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Clin Immunol. 2004 Oct;113(1):22-8.

Adaptive immunity in melioidosis: a possible role for T cells in determining outcome of infection with Burkholderia pseudomallei.

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Division of Microbiology and Immunology, School of Biomedical Sciences, James Cook University, Townsville, Queensland 4811, Australia.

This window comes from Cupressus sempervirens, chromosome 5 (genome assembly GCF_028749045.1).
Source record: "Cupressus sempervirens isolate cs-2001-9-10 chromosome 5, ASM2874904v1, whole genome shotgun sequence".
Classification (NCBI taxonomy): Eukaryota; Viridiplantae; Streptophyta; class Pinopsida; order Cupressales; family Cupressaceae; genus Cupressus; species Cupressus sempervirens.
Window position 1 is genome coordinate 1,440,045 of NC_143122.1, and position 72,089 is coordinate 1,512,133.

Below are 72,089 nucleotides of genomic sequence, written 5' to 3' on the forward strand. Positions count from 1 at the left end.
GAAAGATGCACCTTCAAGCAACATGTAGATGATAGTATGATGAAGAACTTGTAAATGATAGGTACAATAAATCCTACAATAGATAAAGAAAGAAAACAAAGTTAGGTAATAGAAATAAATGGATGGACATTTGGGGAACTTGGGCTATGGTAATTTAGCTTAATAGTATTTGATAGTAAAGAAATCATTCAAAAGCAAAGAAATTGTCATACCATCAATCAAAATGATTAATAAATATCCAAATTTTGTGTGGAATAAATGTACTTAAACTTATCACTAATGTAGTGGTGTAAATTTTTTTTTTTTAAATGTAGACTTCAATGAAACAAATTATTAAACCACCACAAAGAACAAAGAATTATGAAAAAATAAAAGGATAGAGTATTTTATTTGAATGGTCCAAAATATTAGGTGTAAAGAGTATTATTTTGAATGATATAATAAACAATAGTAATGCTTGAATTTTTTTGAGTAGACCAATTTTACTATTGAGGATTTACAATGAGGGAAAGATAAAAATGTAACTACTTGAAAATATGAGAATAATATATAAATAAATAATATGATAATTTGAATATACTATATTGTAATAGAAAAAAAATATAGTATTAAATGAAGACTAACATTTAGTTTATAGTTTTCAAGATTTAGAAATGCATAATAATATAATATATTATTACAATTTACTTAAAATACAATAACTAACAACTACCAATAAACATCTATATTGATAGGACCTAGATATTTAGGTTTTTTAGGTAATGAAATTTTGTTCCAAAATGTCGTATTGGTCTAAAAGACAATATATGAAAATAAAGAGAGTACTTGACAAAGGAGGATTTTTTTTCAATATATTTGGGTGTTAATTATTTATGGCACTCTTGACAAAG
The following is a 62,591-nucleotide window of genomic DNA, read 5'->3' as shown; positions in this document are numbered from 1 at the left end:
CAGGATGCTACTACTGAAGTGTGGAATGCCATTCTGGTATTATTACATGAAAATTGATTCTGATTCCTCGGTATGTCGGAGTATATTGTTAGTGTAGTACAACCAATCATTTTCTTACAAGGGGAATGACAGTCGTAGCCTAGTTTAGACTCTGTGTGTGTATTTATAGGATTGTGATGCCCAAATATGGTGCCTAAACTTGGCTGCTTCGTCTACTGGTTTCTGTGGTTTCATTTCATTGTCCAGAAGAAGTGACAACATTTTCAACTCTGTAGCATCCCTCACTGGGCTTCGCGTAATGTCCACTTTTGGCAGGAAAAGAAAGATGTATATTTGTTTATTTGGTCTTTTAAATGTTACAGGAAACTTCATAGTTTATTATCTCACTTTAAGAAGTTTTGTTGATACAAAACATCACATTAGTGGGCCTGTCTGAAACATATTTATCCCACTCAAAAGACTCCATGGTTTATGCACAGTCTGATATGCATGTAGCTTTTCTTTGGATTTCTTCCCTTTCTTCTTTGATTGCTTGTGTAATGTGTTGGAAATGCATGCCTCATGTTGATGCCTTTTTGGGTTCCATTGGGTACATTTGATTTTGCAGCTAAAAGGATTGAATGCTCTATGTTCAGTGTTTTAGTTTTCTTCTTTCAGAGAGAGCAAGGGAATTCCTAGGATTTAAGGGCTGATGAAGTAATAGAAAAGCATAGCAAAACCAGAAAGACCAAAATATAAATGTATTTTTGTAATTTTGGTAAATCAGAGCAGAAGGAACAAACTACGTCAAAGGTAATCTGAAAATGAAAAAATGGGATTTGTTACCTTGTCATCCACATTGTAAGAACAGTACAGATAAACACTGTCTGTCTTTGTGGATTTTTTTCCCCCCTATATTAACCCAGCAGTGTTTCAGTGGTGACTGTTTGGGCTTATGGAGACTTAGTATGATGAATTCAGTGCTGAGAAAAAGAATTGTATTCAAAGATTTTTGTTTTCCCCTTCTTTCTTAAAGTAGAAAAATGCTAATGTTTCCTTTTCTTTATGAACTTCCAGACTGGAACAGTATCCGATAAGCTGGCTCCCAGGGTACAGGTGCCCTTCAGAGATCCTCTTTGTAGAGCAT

Melioidosis is a potentially fatal disease caused by the bacterium Burkholderia pseudomallei. Individuals with subclinical melioidosis have no apparent clinical signs or symptoms, and are identified only by positive serology. The present study is the first to investigate cell-mediated immune (CMI) responses following in vitro stimulation with B. pseudomallei antigens in peripheral blood mononuclear cells (PBMC), collected under field conditions in Papua New Guinea (PNG) from individuals with exposure to B. pseudomallei (n = 13). While five had a clinical history of melioidosis (C(+)), the remaining individuals (n = 8) were seropositive, yet healthy with no clinical history of melioidosis (S(+)/C(-)). Proliferation and IFN-gamma production were significantly greater in lymphocyte cultures from S(+)/C(-) individuals compared to C(+) individuals (P < 0.001 and P < 0.05, respectively). These findings demonstrate that compared to C(+) patients, individuals with subclinical melioidosis have a stronger CMI response to B. pseudomallei antigens in vitro. Such a response may be essential for protection against disease progression.

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